KUIU Gear – First Impressions
I received my order of KUIU gear last Friday. For those of you not familiar with this new equipment and clothing company, here is a link to a prior post announcing their sales launch: KUIU – Ultralight Hunting Gear.
Since I’ve read on a couple of different hunting forums that people are looking for unbiased feedback of this gear, I figured I’d do a quick post with my initial thoughts. I was able to make it out for a quick hike on my way home from a family event in Payson on Saturday afternoon where I was able to test out some of my KUIU gear. (More on that later.)
My first thought regarding KUIU gear as I was taking it out of the box was how light everything was. While I was expecting lightweight gear, the actual weight did impress me.
This is my first experience with Merino wool base layers. I ordered the 185 weight top and bottoms, and a 250 weight top. I was surprised at how thin and soft the 185 weight was, and expected the 250 to be a little heavier than it was. The Merino beanie and neck gaiter are also made out of the 185 weight Merino and quickly became a favorite of my son. He wore them ‘ninja’ style for a couple of hours until I traded him for an older camouflage facemask I have.
Just for fit reference, I am 5’9” and weigh 165 right now. When preparing for my order and comparing my measurements to the KUIU sizing chart, it looked like my measurements matched closer with the mediums in most cases. However, due to past experiences with most mediums, I chose to go with large Merino wool tops and bottom, a large Guide Vest, and 34” Attack Pants. I have a few medium hunting shirts that tend to bind and/or chafe under my armpits. That, and KUIU’s return policy should I be unhappy helped me decide on going with the large sizes.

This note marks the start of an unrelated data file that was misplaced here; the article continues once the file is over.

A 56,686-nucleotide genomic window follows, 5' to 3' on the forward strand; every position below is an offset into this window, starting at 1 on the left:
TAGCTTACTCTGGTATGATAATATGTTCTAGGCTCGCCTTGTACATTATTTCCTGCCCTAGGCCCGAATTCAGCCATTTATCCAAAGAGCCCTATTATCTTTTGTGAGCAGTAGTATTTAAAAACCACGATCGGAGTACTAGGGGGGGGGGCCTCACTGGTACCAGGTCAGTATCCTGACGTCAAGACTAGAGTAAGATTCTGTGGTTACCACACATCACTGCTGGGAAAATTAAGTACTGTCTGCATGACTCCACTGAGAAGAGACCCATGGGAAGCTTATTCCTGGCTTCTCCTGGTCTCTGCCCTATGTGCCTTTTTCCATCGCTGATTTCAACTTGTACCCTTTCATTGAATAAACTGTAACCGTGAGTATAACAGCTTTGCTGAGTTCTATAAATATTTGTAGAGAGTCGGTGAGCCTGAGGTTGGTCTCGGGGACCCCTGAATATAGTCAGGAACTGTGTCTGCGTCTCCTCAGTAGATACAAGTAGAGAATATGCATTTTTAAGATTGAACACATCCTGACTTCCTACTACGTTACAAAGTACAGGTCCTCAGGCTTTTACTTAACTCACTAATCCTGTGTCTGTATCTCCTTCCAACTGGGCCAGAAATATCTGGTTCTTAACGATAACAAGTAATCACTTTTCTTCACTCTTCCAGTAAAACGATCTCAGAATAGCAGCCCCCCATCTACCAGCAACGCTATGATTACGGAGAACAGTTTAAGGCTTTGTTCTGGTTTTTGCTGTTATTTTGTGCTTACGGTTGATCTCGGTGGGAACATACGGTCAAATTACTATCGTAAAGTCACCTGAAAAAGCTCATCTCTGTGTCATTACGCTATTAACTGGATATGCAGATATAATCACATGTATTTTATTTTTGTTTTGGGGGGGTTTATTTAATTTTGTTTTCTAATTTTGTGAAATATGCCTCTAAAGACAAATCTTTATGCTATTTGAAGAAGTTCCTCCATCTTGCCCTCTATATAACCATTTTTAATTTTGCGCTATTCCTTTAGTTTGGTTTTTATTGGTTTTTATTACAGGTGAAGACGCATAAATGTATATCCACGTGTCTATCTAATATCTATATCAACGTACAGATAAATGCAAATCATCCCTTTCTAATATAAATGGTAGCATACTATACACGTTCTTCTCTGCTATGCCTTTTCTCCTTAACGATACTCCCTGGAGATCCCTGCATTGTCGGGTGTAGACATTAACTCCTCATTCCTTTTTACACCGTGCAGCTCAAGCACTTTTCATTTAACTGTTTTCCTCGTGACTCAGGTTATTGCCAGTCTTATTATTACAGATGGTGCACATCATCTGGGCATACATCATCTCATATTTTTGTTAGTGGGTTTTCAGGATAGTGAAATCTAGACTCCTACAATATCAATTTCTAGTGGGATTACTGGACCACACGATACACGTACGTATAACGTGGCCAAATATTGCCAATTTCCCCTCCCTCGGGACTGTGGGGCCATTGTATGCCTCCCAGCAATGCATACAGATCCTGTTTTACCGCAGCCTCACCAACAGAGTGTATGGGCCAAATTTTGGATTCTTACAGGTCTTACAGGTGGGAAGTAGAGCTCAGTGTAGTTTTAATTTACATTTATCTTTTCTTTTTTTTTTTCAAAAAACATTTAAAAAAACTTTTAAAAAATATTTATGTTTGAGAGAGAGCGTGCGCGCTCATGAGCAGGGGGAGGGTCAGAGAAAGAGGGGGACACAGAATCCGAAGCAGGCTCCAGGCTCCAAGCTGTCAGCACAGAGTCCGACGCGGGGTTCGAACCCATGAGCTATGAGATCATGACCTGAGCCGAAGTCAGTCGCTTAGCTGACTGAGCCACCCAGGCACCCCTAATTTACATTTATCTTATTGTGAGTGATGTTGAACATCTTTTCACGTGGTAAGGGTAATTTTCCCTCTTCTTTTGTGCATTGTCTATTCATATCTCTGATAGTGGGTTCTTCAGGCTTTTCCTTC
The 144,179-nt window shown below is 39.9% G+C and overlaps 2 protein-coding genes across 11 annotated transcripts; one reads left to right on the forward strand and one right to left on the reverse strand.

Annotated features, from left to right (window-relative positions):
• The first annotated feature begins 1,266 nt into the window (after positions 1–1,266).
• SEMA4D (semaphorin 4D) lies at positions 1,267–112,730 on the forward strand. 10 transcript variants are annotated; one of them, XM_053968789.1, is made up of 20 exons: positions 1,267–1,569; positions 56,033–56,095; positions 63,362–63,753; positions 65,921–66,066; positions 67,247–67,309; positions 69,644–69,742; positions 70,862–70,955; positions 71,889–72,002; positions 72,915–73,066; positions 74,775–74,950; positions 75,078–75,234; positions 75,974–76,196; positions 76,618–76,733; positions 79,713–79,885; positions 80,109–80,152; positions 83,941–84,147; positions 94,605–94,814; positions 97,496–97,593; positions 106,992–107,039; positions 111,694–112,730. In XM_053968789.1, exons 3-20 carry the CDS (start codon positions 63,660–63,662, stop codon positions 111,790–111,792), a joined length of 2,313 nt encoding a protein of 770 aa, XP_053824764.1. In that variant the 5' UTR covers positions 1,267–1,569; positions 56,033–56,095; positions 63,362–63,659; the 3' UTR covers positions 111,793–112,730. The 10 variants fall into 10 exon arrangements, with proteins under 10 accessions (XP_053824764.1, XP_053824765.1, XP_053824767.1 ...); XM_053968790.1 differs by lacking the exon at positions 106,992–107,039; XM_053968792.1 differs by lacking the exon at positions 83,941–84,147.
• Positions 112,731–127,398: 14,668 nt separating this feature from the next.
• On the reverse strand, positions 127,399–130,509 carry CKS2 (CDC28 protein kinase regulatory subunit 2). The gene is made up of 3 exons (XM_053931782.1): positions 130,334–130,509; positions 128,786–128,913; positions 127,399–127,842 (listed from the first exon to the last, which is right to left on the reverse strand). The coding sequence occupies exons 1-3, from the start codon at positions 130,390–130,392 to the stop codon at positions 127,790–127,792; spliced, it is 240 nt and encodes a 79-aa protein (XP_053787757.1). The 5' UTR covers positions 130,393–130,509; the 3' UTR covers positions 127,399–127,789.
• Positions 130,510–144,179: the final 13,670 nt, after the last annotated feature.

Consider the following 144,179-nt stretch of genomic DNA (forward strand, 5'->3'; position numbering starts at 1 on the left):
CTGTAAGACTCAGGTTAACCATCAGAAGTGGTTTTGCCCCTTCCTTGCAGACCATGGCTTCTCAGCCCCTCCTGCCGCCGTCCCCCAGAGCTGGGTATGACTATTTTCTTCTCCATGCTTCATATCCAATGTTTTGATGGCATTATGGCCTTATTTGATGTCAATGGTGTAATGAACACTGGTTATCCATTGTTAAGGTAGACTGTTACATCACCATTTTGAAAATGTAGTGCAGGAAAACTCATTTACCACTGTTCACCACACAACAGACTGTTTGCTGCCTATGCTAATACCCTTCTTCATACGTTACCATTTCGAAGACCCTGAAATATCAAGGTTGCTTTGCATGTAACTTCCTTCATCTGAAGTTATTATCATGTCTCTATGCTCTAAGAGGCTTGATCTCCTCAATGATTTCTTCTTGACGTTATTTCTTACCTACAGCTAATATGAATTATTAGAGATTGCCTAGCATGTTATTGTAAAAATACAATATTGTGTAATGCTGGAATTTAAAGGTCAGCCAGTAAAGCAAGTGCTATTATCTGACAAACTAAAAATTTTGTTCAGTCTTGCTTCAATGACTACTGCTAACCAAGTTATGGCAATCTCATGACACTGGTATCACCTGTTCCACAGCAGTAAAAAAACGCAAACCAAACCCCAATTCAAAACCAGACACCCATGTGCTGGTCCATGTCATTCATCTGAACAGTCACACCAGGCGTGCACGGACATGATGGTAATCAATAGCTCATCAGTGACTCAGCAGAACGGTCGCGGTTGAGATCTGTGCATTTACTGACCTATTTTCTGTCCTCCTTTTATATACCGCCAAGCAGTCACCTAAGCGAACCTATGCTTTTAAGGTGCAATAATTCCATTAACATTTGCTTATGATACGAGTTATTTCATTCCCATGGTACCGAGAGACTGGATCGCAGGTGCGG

I already hit on the Merino base layers some, but I’ll finish up quickly with them since I haven’t had a chance to try them out in the field yet. The fit of the 185 almost seems a little bigger than the 250, especially around the neck. Not sure if it is because it is a lighter material and doesn’t conform to my neck as much, or what. The large tops are slightly baggy on me, mainly in the armpits, and I may try a medium in the future if I ever decide to order more KUIU and decide I want a more form fitting shirt. I personally like the way it fits and even though there is some sag under the armpits, there is not enough loose material anywhere to affect my bow draw or shot. The sleeve length is good for me; they did not ride up my arms when I lifted them above my head. As well, the shirt tail length is adequate, and there is enough to tuck into pants. Both the 185 and 250 tops have nice, deep venting zippers. The large bottoms fit very nicely for me. The color of the Vias camouflage on the 185 Merino top is slightly darker than the Attack Pants and the Guide Vest. I think I like the color of the Merino 185 best if comparing the two.
|185 Weight Merino Zip T top|
|250 Weight Merino Zip T top|
The Guide Vest looks to be a very functional item. The hand warmer pockets are slightly elevated, and are still functional with a pack on. There are 3 pockets on the vest, the two zippered hand warmer pockets, and a small internal chest pocket on the left side. The Toray soft shell material is very similar to Gore Windstopper in function and appearance, but from the short field test I did it seems much more breathable. The Guide vest material is backed to a micro fleece. Just for comparison, it appears that the Guide vest (and Jacket) will be slightly warmer than the Sitka 90% jacket, but will most likely breathe better than Gore Windstopper (based off my previous experiences with Windstopper materials). As for water resistance, from the playing around that I did with this vest and the Guide beanie, if the Guide series (vest, jacket, and beanie) allow water to penetrate, it will only be at the seams, very similar to Gore Windstopper fabric.
The outside facing fabric on the Guide vest has a smooth finish, and while it makes minimal noise, isn’t as loud as the fabric on my Sitka Jetstream Jacket, and isn’t any worse than some of my other fleece soft shell garments. The bottom of the vest can be cinched down via two drawcords using one handed pulls. The Guide vest seems to fit very similar to the Sitka Celsius vest. The large Guide vest is a little loose on me, but allows me to wear over binoculars and not be too tight.